Accordingly, the Player agrees that he will not, without the written consent of the Team, engage in any activity that a reasonable person would recognize as involving or exposing the participant to a substantial risk of bodily injury including, but not limited to: (i) sky-diving, hang gliding, snow skiing, rock or mountain climbing (as distinguished from hiking), rappelling, and bungee jumping; (ii) any fighting, boxing, or wrestling; (iii) driving or riding on a motorcycle or moped; (iv) riding in or on any motorized vehicle in any kind of race or racing contest; (v) operating an aircraft of any kind; (vi) engaging in any other activity excluded or prohibited by or under any insurance policy which the Team procures against the injury, illness or disability to or of the Player, or death of the Player, for which the Player has received written notice from the Team prior to the execution of this Contract; or (vii) participating in any game or exhibition of basketball, football, baseball, hockey, lacrosse, or other team sport or competition. If the Player violates this Paragraph 12, he shall be subject to discipline imposed by the Team and/or the Commissioner of the NBA.

It’s hard to see the Cavaliers restricting LeBron on anything like this. They practically let him write his own contract – two-year max with a player option and trade kicker – annually so he can keep collecting as the salary cap rises. If he requested a clause allowing him to ride a motorcycle, would they really say no?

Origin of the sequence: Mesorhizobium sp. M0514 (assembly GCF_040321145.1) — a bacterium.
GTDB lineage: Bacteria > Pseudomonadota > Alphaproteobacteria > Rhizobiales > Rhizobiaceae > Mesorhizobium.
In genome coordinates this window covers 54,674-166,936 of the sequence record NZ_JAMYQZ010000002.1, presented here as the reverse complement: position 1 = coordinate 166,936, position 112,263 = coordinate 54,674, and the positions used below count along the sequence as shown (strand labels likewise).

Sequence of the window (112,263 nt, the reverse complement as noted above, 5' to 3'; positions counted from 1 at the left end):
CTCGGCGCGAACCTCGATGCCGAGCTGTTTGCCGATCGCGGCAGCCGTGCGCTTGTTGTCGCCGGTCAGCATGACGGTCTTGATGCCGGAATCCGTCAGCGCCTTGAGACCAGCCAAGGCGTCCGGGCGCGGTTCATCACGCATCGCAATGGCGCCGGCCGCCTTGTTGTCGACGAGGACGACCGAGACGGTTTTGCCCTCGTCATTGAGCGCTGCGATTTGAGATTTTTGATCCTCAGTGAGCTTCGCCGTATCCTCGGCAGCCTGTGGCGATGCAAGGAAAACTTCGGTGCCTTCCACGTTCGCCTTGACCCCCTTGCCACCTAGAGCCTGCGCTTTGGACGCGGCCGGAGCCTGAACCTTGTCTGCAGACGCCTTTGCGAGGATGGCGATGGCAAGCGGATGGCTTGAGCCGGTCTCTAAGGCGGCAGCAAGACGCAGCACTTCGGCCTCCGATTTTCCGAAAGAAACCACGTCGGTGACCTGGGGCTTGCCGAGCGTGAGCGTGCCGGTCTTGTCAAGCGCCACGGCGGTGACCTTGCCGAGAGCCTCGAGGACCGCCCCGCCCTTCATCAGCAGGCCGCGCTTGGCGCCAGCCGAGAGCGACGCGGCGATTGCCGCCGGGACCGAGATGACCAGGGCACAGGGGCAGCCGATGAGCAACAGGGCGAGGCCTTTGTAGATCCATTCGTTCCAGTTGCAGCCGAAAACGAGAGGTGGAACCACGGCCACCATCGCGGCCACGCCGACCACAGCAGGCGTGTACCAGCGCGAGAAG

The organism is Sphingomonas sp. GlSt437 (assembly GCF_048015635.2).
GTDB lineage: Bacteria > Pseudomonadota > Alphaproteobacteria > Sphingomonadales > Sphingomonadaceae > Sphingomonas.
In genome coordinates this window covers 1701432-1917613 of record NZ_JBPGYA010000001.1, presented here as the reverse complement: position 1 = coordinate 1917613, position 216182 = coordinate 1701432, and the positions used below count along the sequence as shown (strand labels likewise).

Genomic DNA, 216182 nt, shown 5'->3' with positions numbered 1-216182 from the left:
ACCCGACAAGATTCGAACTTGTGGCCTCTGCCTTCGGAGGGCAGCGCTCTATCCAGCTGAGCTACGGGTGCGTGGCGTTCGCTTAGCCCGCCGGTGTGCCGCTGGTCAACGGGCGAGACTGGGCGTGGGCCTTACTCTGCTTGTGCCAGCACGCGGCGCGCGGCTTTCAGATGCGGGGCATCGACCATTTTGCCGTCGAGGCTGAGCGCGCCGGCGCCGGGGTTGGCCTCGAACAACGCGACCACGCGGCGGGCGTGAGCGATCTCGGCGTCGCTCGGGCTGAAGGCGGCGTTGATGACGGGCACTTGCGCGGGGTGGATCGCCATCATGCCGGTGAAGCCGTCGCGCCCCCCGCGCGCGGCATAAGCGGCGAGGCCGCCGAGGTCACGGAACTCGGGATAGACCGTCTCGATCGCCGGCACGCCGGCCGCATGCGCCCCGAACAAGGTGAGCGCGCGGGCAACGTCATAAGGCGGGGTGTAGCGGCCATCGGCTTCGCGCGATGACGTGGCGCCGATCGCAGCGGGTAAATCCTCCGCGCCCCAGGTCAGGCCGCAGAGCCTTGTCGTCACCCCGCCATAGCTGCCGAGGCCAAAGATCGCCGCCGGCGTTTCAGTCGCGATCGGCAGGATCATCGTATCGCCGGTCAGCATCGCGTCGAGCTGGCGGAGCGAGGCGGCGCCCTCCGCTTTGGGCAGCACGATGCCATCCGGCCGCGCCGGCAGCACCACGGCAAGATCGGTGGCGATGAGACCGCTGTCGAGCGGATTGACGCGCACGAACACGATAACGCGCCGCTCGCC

On the other hand, I doubt they want their franchise player taking any undue risks. It’s worth noting, though, that Williams wasn’t wearing a helmet and didn’t have a license. Maybe the Cavaliers could accept LeBron riding in a safer manner.

But if they didn’t consent and LeBron is riding a motorcycle, what would the consequences be? They’re not voiding his contract. It’d be up to the team and Adam Silver to determine punishment, and I don’t recall any precedent for that type of violation.

76ers owner: Brett Brown deserves an ‘A’

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Only one person in NBA history has coached as many games as Brett Brown and had a worst winning percentage.

The 76ers coach, who sports a 37-127 record, is trumped by just Brian Winters. Winters went 36-148 with the expansion Grizzlies and during interim stint guiding the Warriors.

Brown is entering the third season of his four-year contract, and Philadelphia general manager Sam Hinkie has been mum about an extension.

76ers owner Josh Harris is taking a similar approach, but he also says a lot of nice things about Brown.

Harris, via John Finger of CSN Philly:

“It’s probably not appropriate for me to talk about specifics about what the negotiations are with him,” Harris said during a media conference on Thursday at the team’s training camp at Stockton College.

“I give Brett an A for the job he’s done,” Harris said. “He’s been an incredible player development person, which is what we need at this point in time. He’s a great person to be around. He’s enthusiastic and he’s a born coach and a leader of men. I’m very impressed with Brett and I hope and expect Brett to be around the team for a very long time.”

Brown has done a fantastic job keeping this team engaged through losing and developing its young players. It’s not his fault Philadelphia stinks. Tanking is an organizational decision.

But the 76ers aren’t tanking forever, and soon, they’ll require a different type of coaching.

Is Brown up for it? No idea. He hasn’t had any chance to prove it.

After all he’s done, though, he probably deserves a chance to find out.